Our main garden bed is going completely crazy. Even if you can’t pick out the separate plants, you’re seeing okra, Brussels sprouts, Roma tomato, peanuts and a renegade yellow pear tomato that volunteered, but has not matured a single fruit this year. No wonder we hated those plants last year!

Other plants are stunted, too. The butternut squash that last year yielded 15 enormous fruit? This year, the same number of vines (two) are almost as long as last year, but one fruit fell off while it was immature, two are growing enormous and ripening (but one is cracked, I think from the erratic moisture), and about six more are finally growing … time will tell how big they get before it freezes.

Our average first frost here is something like Oct. 15, so if these plants step on it, we might see some good results yet. On the other hand, for whatever reason, our hearts just haven’t been in the garden this year (could it have been the searing July temperatures that kept me inside all month?), and perhaps the plants are feeling our lack of energy.

How does your garden grow? Business as usual, or funky veggies out there?

The (almost) gasless car is (almost) here

Chevrolet has unveiled the final production model of its Volt, a car that can travel 40 miles on a battery charge … without any gas. They say it will be available in 2010.

It’s not a Flintstone-style, foot-powered vehicle. Instead you fill the tank with gas, and the gas powers a generator that can charge the batteries on a longer journey.

Of course, it’s not free of all energy use. (Remember physics? Motion is energy. OK, I never took physics. But that’s the general idea.) Instead, you plug it in to charge the batteries, so theoretically, you could use clean power, solar, wind, etc. No word on whether the “common household plug” it will use will be 110 volt or 220 volt, but it would be annoying to have to run new power to your garage if it were the latter.

The price is estimated somewhere in the $35,000 range. The mileage? Well, that appears to be seriously confusing, but consider it somewhere between 48 miles per gallon and 100 mpg.

Now if only they can invent a gasless dog. Or a car that charges its batteries using canine gas as a power source …

Friday wrap-up: Stainless freezer ware, dog costs, SmartFlix and how to spend

This week brings a menagerie of money and earth-saving ideas.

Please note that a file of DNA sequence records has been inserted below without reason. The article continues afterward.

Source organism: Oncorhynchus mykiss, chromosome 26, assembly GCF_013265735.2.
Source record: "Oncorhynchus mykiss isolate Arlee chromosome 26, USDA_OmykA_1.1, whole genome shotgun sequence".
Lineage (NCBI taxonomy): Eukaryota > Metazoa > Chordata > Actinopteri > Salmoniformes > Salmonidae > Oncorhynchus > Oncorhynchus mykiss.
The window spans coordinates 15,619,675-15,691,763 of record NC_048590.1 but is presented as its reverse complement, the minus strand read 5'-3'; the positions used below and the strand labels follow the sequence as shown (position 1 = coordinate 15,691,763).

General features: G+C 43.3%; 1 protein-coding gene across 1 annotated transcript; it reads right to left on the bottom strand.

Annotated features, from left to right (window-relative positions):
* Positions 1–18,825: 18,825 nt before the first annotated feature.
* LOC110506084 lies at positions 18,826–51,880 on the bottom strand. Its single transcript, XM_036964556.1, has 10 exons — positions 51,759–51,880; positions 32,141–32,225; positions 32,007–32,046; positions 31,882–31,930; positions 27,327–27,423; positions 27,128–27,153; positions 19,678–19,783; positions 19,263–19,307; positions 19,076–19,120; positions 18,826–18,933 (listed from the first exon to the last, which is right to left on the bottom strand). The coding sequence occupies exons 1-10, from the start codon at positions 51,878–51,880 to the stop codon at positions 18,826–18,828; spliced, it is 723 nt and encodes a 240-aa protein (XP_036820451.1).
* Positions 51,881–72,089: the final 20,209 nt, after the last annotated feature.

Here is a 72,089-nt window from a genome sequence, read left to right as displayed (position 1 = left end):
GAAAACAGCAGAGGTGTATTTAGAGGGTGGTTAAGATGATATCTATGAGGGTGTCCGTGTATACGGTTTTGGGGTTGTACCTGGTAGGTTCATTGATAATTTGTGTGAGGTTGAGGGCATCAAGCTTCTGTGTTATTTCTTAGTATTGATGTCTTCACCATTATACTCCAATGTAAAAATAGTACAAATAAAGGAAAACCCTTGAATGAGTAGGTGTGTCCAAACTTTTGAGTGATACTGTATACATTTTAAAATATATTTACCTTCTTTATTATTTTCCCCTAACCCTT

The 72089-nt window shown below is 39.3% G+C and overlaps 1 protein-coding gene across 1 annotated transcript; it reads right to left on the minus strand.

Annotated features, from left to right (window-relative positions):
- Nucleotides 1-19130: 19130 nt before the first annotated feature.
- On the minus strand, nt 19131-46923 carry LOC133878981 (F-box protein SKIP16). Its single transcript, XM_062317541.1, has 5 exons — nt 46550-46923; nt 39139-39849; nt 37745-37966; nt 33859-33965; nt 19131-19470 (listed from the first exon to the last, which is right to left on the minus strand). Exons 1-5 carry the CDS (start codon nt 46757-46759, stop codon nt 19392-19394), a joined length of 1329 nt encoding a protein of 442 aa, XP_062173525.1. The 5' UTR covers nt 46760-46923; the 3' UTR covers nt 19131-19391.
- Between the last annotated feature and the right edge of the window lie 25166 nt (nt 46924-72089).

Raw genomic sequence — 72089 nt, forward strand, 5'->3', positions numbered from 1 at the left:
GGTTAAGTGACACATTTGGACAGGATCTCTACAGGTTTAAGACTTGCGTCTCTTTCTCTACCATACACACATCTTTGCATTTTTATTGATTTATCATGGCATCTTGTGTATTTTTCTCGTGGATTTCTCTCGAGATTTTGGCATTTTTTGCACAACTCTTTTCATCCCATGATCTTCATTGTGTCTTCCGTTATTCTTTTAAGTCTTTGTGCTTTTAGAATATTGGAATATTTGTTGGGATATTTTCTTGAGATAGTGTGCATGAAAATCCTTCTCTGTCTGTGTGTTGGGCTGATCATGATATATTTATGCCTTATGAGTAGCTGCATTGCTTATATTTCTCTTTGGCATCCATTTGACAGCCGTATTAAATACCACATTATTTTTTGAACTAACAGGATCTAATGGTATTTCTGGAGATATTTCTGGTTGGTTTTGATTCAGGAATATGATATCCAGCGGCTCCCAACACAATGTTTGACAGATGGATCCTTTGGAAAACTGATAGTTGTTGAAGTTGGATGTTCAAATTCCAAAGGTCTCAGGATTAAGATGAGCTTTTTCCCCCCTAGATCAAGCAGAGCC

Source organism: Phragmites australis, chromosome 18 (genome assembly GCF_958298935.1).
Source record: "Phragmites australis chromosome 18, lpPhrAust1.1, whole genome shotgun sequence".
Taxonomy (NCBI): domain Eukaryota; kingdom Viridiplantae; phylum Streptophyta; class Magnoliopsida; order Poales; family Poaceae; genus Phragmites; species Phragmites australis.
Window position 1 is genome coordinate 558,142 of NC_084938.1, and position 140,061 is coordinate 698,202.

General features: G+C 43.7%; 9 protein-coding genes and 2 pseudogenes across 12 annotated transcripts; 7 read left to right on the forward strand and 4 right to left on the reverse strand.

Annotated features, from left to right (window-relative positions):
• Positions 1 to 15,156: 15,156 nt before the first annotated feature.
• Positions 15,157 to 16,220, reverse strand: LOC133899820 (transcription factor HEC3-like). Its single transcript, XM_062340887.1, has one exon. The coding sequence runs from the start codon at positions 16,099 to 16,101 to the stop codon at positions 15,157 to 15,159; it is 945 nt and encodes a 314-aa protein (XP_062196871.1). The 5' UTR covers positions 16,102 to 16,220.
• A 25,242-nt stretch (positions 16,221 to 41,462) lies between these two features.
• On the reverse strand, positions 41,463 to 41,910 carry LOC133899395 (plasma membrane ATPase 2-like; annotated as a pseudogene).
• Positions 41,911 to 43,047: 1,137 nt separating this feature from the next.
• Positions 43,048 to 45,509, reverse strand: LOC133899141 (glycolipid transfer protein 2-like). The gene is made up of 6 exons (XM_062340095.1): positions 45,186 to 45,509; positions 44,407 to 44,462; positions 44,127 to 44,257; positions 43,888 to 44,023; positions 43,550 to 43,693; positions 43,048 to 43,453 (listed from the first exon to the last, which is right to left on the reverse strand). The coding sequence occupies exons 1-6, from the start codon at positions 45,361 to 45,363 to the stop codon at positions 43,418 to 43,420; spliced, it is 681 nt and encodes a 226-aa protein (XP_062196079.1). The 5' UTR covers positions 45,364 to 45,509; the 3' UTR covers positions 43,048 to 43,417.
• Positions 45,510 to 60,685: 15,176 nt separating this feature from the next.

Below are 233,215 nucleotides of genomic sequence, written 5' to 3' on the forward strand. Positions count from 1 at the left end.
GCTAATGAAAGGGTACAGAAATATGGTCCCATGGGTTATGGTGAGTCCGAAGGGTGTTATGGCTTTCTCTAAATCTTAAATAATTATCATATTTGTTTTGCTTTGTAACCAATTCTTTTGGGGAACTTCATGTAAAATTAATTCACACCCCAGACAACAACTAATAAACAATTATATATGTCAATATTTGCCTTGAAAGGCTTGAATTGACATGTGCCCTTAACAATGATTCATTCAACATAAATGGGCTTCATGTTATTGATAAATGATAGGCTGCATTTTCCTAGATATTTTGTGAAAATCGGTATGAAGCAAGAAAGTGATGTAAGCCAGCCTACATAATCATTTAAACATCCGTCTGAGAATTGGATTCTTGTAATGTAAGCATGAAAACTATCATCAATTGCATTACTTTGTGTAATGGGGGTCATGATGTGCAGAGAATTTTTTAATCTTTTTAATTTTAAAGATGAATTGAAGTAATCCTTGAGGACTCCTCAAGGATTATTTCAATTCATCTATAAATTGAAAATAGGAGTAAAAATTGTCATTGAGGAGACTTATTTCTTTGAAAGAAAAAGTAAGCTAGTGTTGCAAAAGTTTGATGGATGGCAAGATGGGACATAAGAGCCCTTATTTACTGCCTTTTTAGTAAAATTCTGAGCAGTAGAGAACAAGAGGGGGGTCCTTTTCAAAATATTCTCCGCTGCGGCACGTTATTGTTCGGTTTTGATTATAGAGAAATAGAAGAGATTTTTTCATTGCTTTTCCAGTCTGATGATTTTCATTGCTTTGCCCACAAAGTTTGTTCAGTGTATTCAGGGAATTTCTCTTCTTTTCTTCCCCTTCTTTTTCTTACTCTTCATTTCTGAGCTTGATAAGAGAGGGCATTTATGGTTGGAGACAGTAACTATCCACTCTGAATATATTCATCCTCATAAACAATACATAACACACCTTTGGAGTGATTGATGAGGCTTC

Stainless for the freezer

Today, Fake Plastic Fish posted about new stainless ware for freezing food. It all sounds good … although I clicked through and found the containers cost at least $13 each. Compare a one-time cost of buying stainless ware to health risks of the future. Hmm, for the time being, I’ll likely stick with glass, foil and yes, plastic … but I will keep this in mind for a longer-term investment.

Videos with know-how

As a birthday gift, partly from my husband, partly from my late grandma’s bequest, which I’m so far whittling down for hobbies, I bought a great wheel (also called a walking wheel) the other day. (That’s not me on the video, but it gives you an idea.) But I don’t really know how to use it. Someone on Ravelry suggested I look into charkha spinning for tips. I thought a video would be just the thing, but the video I found on charkha spinning costs $40 — a bit steep for something I might not refer to more than once.

Then I came across SmartFlix, where I can rent the same video for $10 (including shipping to and fro). It’s still a little pricey, but less expensive than buying, and less wasteful too. Has anyone tried it?

The cost of a dog bite

And this article on about the financial dangers — not to mention the moral obligations — of dog ownership was sobering, considering that we are thinking about adopting another dog. Fortunately, our current and prospective pets aren’t on the dangerous breeds list. And we have a large umbrella liability insurance policy, too.

After all, just having a dog is costly enough. The dog rescue organization asks whether adoptinig households can afford $1200 a year to feed and care for the new animal, and I think that estimate is about right, based on expenses for our current dog.

Spendthrift or tightwad?

And I came across this article about whether you should spend your money now or save it. I think there is a middle ground, but this question came to mind this week when I bought an expensive electronic gadget at Costco. I bought it because I’ve been contemplating one for Christmas for months, and last weekend, Little Cheap tried it out at a friend’s house and came home extremely enthusiastic. Costco had a good deal, and as I’ve been saving for Christmas since January in a special ING Direct account, I had the money to burn.

But ours is going straight into our closet for 3.5 long months. The man behind me said, “Oh, some lucky kids are having a party tonight!” and I was so surprised, thinking, “Do some people really just come home one day with a $400 gadget and go to town?” Sometimes I wonder if I’m too prudish, making everything wait for a special occasion. On the other hand, I don’t want to set the precedent of a big-ticket item being something we just rush out to buy.

Where do you stand on pricey toys or events? Save or spend?